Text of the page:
Stabbing of officer at Michigan airport being investigated as act of terrorism
FLINT, MICH. (ABC)-- Authorities are investigating the stabbing of an airport police officer at Bishop International Airport in Flint, Michigan, this morning, as an act of terrorism, David Gelios of the FBI said today.
The police officer, Lt. Jeff Neville, was stabbed in the neck, and is in stable condition and expected to fully recover, officials said.
The suspect, who was taken into custody after the incident, was identified as Amor Ftouhi, a Canadian man who legally entered the U.S. in Lake Champlain, New York, on June 16, and later traveled to Flint, Gelios said.
Officials said the suspect was outside the TSA screening area at the time of the attack.
Ftouhi allegedly went into a public restroom, then dropped his bags and "came out, pulled out a knife, yelled 'Allahu Akbar' and stabbed Lt. Neville in the neck," Gelios said.
Gelios said the attacker, armed with a roughly 12-inch knife with an 8-inch serrated blade, "continued to exclaim 'Allah' and he made a statement to the effect of 'you killed people in Syria, Iraq and Afghanistan,' and, 'We're all going to die.'"
Officials said Neville got the suspect to stop the attack, and that "Neville never stopped fighting" until the suspect was in handcuffs, which happened within about one minute.
The suspect was interviewed about his motivations and was cooperative, officials said. No one else appears to have been involved and there is no information to suggest a wider plot, officials said.
There's no indication that the suspect spoke to anyone before the attack, officials said.
Officials said it appears the suspect "has a hatred for the United States and a variety of other things that motivated him to coming to the airport today to conduct this act of violence."
A complaint was filed against the suspect for "violence at an international airport," officials said, adding that it's an ongoing investigation and there's a joint operation ongoing with Canada. There could be more charges in the future, officials said.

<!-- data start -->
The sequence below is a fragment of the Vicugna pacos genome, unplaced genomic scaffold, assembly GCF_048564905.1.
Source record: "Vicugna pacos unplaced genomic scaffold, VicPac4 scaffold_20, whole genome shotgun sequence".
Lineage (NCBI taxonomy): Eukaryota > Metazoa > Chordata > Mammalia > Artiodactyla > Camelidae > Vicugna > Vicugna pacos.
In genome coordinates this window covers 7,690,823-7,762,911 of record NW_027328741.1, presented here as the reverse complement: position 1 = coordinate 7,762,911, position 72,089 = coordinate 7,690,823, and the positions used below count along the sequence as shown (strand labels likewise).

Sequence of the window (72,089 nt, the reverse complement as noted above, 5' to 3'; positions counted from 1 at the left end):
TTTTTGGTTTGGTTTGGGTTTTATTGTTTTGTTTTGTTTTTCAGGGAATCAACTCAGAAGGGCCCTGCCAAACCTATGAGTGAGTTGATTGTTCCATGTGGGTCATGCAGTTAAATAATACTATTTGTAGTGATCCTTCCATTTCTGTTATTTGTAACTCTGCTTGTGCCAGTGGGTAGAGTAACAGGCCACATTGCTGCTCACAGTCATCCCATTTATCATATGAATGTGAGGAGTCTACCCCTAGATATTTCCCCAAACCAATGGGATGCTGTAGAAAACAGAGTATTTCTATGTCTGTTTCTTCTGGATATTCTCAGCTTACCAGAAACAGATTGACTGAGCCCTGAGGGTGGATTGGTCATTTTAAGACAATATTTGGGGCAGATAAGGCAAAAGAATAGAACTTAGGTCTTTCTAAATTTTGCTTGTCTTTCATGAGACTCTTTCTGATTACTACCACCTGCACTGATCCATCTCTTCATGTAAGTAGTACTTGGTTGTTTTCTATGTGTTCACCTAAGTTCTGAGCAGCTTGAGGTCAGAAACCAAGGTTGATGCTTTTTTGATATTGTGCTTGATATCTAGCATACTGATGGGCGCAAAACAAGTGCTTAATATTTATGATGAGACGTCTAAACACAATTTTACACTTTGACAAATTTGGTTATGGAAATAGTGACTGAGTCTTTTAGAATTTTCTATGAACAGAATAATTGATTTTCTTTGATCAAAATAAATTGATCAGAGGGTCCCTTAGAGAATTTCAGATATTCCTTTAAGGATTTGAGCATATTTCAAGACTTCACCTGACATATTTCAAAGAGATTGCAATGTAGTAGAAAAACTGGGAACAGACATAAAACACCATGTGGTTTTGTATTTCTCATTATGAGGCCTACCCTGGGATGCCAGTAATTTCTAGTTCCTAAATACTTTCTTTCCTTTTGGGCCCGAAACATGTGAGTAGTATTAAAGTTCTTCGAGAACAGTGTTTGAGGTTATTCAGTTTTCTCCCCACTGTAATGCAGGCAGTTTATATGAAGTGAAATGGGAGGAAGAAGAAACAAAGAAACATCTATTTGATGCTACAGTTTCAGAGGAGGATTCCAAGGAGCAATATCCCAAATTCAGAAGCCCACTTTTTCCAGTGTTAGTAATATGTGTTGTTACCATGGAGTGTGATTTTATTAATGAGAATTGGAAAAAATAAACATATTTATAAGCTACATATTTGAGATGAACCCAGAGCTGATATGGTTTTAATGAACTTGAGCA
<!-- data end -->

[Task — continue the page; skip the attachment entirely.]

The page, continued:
Attorney General Jeff Sessions said in a statement, "I want to assure all our law enforcement across the nation, any attack on someone who serves and protects our citizens will be investigated and prosecuted to the fullest extent of the law." He added, "Our prayers are with the officer and his family for a full recovery.”
The airport, which was evacuated and shut down, was later reopened. All passengers were safe amid the investigation, officials said.
An airport official said this afternoon that Neville is "doing fine" and "resting comfortably" at a hospital.
The FBI said earlier, "We believe this to be an isolated incident" and there is "no specific, credible information that there is a threat to the Flint community."
The Department of Homeland Security is monitoring the situation but at this point is not advising airports to make any changes, DHS spokesman David Lapan said today.
The Canadian Department of Public Safety said in a statement, "We condemn this heinous and cowardly attack. The officer and his family and colleagues are foremost in our thoughts and prayers. "The Minister of Public Safety has spoken with the RCMP Commissioner and the National Security and Intelligence Advisor about the attack at Bishop International Airport in Flint Michigan. There is complete cooperation between the RCMP and other Canadian authorities with their US counterparts. The American authorities are leading the investigation, which is still in its early stages. Canada stands ready to assist in any way it can."
ABC News' Jeffrey Cook, Rachel Katz and Dominick Proto contributed to this report.